Taiwan Rejects Linspired Political Party

Taiwan authorities denied a motion to form a political party named after U.S. basketball sensation Jeremy Lin, even after the copycat applicant changed his name accordingly.

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Eduardo Munoz / REUTERS

A fan holds a Jeremy Lin poster at Madison Square Garden in New York City on Feb. 20, 2012

Taiwan authorities have denied a motion to form a political party named after U.S. basketball sensation Jeremy Lin, even after the person behind the application changed his name to emulate his NBA idol.

Lin, a 24-year old Harvard-educated point guard for the Houston Rockets, has become a national hero both in China and Taiwan after his meteoric rise in American basketball. The NBA’s first American-born Chinese superstar has about 3 million followers on Sina Weibo, the Chinese social-networking site — three times more than he has on Twitter.

(MORE: Linsanity Heads East, Linfects China and Taiwan)

On Nov. 1, Taiwan’s Petitions and Appeals Committee confirmed that it had rejected an application to form a political party Linspired by the Taiwanese-American basketball player, the Taipei Times reported on Monday. When the application was first rejected in March, the applicant had even changed his name to Lin Shu-hao — Jeremy Lin’s Chinese name — to give more weight to his appeal, according to Taiwan’s government-run Central News Agency (CNA).

The Jeremy Lin Party’s main political objective was to push for free health care for everyone on the island of 23 million, which already boasts the second longest life expectancy in East Asia after Japan.

As of last week, Taiwan, an island about the size of Maryland, had some 230 registered political parties. The applicant, whose previous name was not published, argued that the Jeremy Lin Party would have a precedent. The Chung Shan Party, formed in 1999, also derived its name from a person, Dr. Sun Yat-sen — the Qing-dynasty-era revolutionary generally regarded as the founder of the Chinese republic.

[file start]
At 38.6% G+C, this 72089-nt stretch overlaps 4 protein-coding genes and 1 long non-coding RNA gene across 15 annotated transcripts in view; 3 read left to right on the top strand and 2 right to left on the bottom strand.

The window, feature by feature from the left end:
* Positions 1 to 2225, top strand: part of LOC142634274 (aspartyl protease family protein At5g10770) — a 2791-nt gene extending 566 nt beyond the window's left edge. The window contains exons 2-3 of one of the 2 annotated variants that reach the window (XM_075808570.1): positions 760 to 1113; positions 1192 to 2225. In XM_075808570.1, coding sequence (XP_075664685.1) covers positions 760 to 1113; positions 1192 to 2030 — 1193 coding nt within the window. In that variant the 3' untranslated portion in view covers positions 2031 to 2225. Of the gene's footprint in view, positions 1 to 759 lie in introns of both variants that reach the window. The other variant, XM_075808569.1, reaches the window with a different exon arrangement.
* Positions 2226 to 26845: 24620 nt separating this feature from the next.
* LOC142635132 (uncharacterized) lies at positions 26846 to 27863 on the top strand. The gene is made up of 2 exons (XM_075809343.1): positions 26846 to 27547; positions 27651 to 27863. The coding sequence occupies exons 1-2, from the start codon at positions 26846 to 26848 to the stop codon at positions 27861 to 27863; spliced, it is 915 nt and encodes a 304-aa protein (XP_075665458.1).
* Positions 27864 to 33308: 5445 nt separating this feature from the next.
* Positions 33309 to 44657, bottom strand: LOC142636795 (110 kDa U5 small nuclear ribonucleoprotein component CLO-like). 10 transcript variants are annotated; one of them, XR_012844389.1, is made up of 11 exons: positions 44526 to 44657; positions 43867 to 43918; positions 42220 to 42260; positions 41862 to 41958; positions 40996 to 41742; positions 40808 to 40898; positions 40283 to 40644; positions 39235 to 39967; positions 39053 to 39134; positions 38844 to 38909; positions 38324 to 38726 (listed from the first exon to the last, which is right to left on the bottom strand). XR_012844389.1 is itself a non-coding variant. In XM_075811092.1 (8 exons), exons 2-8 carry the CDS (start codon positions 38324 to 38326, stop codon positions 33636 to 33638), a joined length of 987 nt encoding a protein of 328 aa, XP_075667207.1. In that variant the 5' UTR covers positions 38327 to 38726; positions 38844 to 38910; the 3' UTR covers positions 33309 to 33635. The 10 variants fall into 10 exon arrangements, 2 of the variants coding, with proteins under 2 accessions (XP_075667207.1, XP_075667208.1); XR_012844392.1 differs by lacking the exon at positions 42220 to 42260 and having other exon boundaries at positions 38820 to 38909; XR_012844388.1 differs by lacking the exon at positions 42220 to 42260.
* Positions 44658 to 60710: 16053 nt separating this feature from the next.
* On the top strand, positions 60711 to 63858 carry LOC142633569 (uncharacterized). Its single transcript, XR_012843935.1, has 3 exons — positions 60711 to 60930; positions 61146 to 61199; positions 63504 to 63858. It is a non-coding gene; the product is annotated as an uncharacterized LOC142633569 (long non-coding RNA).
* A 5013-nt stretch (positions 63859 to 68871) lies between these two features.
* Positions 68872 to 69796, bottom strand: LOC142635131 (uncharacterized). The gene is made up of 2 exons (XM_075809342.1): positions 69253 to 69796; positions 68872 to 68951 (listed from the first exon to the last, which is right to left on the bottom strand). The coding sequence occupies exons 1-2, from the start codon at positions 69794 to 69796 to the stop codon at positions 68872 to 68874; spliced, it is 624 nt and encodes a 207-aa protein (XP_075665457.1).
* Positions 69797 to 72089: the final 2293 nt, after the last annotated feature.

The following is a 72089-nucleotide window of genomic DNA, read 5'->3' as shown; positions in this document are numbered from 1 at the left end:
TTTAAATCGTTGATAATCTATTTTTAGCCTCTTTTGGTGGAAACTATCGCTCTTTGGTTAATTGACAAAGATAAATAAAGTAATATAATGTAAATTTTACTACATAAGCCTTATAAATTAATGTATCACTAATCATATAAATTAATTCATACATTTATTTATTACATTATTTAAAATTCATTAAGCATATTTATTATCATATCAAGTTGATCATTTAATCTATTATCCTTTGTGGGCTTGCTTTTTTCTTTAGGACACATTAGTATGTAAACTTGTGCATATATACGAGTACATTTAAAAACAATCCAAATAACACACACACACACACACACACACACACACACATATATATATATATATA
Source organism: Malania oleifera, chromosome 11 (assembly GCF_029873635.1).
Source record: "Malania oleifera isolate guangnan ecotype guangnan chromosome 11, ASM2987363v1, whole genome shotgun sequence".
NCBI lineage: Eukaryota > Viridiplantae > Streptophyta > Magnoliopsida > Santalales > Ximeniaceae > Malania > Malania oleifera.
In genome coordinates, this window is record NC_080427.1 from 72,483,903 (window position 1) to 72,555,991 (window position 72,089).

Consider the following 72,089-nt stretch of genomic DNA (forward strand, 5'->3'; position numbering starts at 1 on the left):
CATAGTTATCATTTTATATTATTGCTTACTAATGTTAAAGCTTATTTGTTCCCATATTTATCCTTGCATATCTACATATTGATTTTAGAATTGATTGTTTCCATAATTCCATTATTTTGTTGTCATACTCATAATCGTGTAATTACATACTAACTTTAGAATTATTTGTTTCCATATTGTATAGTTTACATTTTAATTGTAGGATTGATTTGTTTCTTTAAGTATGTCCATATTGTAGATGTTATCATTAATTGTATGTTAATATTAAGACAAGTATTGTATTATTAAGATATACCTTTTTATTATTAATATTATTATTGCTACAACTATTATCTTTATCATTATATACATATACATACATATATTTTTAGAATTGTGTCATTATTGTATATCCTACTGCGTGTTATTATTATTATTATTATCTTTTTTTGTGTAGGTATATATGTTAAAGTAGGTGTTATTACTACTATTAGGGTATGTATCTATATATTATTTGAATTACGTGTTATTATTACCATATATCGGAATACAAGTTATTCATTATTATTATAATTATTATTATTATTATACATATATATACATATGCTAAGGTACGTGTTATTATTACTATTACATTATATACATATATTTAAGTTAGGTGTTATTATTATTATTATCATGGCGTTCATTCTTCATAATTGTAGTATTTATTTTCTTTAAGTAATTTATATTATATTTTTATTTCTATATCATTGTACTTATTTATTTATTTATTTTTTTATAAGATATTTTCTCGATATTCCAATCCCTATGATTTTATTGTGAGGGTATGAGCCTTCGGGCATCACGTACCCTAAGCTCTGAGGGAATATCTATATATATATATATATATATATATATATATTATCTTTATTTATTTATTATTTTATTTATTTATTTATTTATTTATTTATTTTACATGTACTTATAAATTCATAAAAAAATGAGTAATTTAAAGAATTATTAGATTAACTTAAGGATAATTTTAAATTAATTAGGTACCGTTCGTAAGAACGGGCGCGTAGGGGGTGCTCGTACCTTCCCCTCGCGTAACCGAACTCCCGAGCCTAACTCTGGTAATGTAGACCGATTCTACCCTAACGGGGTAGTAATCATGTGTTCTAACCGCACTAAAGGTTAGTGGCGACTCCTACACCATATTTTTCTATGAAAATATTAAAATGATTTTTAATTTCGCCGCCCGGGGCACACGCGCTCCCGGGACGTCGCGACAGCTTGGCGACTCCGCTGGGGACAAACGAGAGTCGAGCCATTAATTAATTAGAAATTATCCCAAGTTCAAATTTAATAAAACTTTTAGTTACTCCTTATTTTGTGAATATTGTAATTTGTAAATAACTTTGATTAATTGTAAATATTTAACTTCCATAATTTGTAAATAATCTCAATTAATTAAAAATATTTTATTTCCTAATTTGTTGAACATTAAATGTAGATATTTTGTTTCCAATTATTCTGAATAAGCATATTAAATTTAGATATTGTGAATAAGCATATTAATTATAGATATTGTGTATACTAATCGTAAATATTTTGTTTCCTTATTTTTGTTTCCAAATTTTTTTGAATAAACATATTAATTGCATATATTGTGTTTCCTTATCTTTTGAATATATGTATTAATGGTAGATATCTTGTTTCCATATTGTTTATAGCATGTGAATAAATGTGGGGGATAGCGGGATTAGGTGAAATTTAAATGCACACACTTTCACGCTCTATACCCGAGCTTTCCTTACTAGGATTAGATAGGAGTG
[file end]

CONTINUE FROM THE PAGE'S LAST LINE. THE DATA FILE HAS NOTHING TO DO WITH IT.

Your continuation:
(PHOTOS: The Rise of Jeremy Lin)

Last year, Taiwan authorities also denied an application to form a Taiwan Pirate Party, arguing that it “might mislead the public into thinking the party had been formed by pirates,” CNA wrote. Pirate Parties have been successfully taking shape and entering parliaments in Europe over the past years, lobbying for government transparency and copyright reform.

MORE: Politics, Ahoy! Germany’s Pirate Party Scores Another Election Win

MORE: Ahoy! Massachusetts Allows Voters to Register with Pirate Party

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Dear :   I'm sorry to disturb you, but this message is important and emergency. Hope you could give me a few minutes to explain what ishappening in Taiwan.  Now in Taiwan, the democracy and freedom of speech has been challenged seriously. The leader of Want-want enterprise, TSAI Eng-Meng, who is criticized by a lot of people and media since his standpoint and speech about Tiananmen Incident. In addition, his standpoint toward to China(PRC) has been opposed and criticized vigorously by people. However, our government which is hold by KMT and Ma Ying-jeou (the one you've said bumbler) choose to be cool and distant to this issue. These days Want-want enterprise has made a big dealto buy Next Media with a secret and cunning way. This issue has been criticized by studentsand sure, the staff and reportersof Next Media. Though they didn't succeed, many and many college students come forward to oppose this deal.   The point is, the deal makes Want-want enterprise become the biggest media (market share: 46%) and can dominate all media bycontrolling the TV(CTV, CtiTV), newspapers(China Times...etc). This is ridiculous to a democratic society, however, the government stilldon't want to face it. Students gathered before Executive Yuan of Taiwan R.O.C. to protest. They (or in my standpoint, we) don't earn a lot of report from domestic media since the media have been control by Want-want enterprise. 

   The protest is continued. 

   What we need now is the power of you! Report by foreign media may force our bumbler government to do something on this issue. There are a lot of details you can get from students and some specialist in Taiwan. Could you helpus? I don't expect a front-page story but atrue story to to tell the world what happened here. 

   Sorry for disturbing. If there are a lot of wrong in grammar,please forgive me.

Wish you happy and healthy.

Sincerely,Scott Wu. 2012/11/29